For most vintage pickup trucks with a cab-mounted gas tank located behind the seat, there’s not typically a lot of room left over for any storage; in fact, there really isn’t any room. Removing the tank frees up enough space to add all kinds of things behind the seat, but it’s usually not real pretty. The tanks were usually left in a semi-raw state, that is, most trucks didn’t get a full upholstery job around the tank, not to mention the surrounding cab sheetmetal. Once removed, the resulting space once occupied by the gas tank needs to be addressed if your plans consist of making the interior of your truck nice and finished.
In past editorials, I’ve waxed philosophically about how projects get hijacked by all those projects that you didn’t expect to tackle at first glance; for me, this is one of those projects. Not that there’s anything wrong with a little extra work. In fact, I went back and forth about how far I wanted to take this little project and at the end of the day it turned out to be more work than I first expected, but it also turned out much nicer than it ever would have if I’d had taken the lazy way out.
When I started looking for locations to mount the Holley Dominator ECU in the cab of my ’68 C10, it became quickly apparent that there was a lack of room behind the dash. Under the seat there was a similar situation, since I had already mounted a pair of Kicker subwoofers as well as a DX 600.5 amp and the PXi50.2 iPod controller. That left the space created behind the seat when I relocated the gas tank as the perfect spot, provided the wiring harness would reach. As it turned out, if I routed the main bundle through the trans pan and up the back of the engine instead of out the top of the firewall, not only would it be less of an eyesore, but it would stretch from the ECU to all the components in the engine compartment with room to spare. Solves that dilemma!
But I couldn’t simply bolt the ECU to the floor and call it a day, could I? Nope. And that’s where the sidetrack begins, because not only did I need to mount the Dominator ECU, I had a pair of 12-inch Kicker Comp RT enclosures that I wanted to add to the existing Kicker stereo system I installed a year or so ago. With the stock gas tank out of the way, it now meant I could add those as well.
The first step in getting these components in place was to fabricate a nice base that could be mounted to the truck’s cab since the floor where the original tank sat was uneven. A 60x5-inch piece of ¾-inch pine was used to mount atop the high points on the cab’s floor, attaching with a handful of ¼-20 fasteners. Then the ECU was centered and bolted in place, followed by the two subs.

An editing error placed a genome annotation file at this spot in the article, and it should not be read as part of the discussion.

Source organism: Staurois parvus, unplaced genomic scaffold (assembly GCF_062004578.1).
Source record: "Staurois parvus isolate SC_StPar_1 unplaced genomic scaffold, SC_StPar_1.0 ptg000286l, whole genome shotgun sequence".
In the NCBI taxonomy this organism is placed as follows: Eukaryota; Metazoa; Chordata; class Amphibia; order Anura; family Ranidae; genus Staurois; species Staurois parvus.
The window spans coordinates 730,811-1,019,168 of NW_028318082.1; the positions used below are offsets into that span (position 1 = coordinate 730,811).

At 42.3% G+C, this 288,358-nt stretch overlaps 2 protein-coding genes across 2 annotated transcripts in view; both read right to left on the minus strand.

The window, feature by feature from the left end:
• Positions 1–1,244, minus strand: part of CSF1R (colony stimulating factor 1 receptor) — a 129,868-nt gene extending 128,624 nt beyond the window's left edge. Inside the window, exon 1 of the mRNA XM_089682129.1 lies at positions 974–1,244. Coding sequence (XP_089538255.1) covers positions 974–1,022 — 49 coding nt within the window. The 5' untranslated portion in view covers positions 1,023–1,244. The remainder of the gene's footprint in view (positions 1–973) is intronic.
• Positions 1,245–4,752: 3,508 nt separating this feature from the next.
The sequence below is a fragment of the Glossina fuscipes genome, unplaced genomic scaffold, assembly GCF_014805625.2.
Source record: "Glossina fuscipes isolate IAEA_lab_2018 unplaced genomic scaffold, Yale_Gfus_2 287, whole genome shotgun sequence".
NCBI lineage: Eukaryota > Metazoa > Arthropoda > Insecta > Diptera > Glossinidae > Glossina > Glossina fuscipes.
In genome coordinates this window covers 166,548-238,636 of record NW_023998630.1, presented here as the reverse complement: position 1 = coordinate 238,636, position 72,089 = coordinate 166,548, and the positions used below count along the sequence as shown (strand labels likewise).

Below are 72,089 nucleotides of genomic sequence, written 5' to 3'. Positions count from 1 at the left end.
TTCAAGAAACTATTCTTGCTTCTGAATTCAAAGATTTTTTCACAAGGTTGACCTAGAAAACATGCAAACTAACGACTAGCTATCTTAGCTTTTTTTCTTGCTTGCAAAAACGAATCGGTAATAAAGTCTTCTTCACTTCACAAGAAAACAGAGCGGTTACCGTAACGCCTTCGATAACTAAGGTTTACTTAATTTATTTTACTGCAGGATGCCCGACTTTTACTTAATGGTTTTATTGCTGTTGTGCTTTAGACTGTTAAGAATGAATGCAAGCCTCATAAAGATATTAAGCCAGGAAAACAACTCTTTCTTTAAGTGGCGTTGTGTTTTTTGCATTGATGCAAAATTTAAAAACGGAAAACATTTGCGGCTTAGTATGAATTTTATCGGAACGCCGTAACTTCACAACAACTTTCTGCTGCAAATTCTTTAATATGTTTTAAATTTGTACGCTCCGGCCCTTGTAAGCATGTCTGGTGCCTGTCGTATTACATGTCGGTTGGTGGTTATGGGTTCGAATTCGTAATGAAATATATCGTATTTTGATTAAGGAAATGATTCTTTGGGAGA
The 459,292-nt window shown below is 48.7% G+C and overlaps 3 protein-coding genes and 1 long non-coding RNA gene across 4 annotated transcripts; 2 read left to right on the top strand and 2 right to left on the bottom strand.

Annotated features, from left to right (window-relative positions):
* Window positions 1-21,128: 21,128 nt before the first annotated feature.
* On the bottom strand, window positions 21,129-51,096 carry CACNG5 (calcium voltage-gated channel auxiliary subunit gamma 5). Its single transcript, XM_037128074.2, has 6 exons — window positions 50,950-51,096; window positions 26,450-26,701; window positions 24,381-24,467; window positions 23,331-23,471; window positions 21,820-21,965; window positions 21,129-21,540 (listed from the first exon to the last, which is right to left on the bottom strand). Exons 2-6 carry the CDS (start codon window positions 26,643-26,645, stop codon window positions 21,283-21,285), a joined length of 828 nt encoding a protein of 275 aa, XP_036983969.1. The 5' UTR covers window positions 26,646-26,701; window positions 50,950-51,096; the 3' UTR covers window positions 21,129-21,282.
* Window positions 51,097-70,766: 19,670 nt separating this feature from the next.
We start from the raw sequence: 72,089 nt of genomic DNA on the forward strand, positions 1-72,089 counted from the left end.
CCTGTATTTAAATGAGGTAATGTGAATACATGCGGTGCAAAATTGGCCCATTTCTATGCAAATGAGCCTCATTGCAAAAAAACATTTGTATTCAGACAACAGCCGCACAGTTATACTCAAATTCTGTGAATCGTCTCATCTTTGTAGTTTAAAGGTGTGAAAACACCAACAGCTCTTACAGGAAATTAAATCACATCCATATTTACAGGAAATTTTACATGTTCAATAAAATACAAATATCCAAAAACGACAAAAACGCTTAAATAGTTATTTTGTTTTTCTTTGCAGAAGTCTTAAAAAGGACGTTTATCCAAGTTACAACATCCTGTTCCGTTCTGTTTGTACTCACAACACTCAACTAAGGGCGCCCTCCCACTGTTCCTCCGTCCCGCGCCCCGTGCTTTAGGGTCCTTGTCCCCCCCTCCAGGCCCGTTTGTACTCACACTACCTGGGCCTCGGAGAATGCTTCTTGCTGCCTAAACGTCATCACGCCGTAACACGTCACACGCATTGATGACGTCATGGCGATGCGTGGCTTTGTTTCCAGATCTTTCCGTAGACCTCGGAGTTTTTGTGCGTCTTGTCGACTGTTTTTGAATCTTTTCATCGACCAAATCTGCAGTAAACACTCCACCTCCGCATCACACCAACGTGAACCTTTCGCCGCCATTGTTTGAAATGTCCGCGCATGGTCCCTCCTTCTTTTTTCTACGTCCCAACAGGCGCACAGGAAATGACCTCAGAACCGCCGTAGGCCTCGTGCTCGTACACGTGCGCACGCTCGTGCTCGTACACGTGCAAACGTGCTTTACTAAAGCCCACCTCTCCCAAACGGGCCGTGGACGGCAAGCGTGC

With that sorted, it was time to dress up the backside of the cab. It’s basically one big piece of sheetmetal, so first I added a bit of Dynamat to help deaden the tin can effect before creating three templates to cover the back side of the cab. Once satisfied with the fit of the templates, I transferred their dimensions to a piece of 1⁄16-inch, 4x8-foot plastic wall panel that I picked up from the local hardware store. This stuff is nice and flexible and is impervious to moisture, mold, mildew, and looks great covered in carpet, which I also sourced from the local do-it-all box store. A quick coat of spray-on adhesive to both surfaces and I had three panels covered in carpet, held in place on the back of the cab thanks to a dozen or so Velcro strips.
For a day’s worth of work and about $30 in material, I’m pretty happy with my mini-upholstery job. It gave me a nice platform to mount the engine’s ECU as well as some added tunes and finished off the back of the cab nicely. While I would have been happier spending the time wiring the truck and getting it that much closer to the road, I knew at some point I would have to tackle this project, so it just made sense to handle it now rather than later. And I’m glad I did, as it’s one less thing to worry about later!